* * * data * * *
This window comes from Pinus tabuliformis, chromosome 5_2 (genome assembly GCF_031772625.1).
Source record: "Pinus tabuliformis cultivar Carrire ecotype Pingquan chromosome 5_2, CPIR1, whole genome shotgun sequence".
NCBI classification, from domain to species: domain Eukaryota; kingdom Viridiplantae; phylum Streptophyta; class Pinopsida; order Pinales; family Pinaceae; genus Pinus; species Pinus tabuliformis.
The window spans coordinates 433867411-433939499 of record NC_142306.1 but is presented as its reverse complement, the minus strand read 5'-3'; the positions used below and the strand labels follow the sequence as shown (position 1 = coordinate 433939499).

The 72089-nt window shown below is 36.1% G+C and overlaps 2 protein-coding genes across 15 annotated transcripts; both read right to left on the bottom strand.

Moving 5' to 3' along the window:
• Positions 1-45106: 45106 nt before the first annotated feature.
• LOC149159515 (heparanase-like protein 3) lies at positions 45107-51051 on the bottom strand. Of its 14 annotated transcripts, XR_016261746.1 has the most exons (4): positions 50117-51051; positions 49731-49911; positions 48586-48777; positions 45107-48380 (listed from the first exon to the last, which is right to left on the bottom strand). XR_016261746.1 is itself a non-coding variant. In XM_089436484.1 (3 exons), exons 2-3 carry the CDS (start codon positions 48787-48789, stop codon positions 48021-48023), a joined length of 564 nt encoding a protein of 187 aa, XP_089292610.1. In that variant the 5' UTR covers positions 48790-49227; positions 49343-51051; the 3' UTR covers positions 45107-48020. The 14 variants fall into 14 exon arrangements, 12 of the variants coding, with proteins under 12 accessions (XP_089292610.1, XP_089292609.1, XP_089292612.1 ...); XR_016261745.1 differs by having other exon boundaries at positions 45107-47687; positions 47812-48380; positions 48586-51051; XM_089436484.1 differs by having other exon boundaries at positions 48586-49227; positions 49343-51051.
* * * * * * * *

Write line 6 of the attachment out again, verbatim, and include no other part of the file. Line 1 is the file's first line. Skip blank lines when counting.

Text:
Moving 5' to 3' along the window: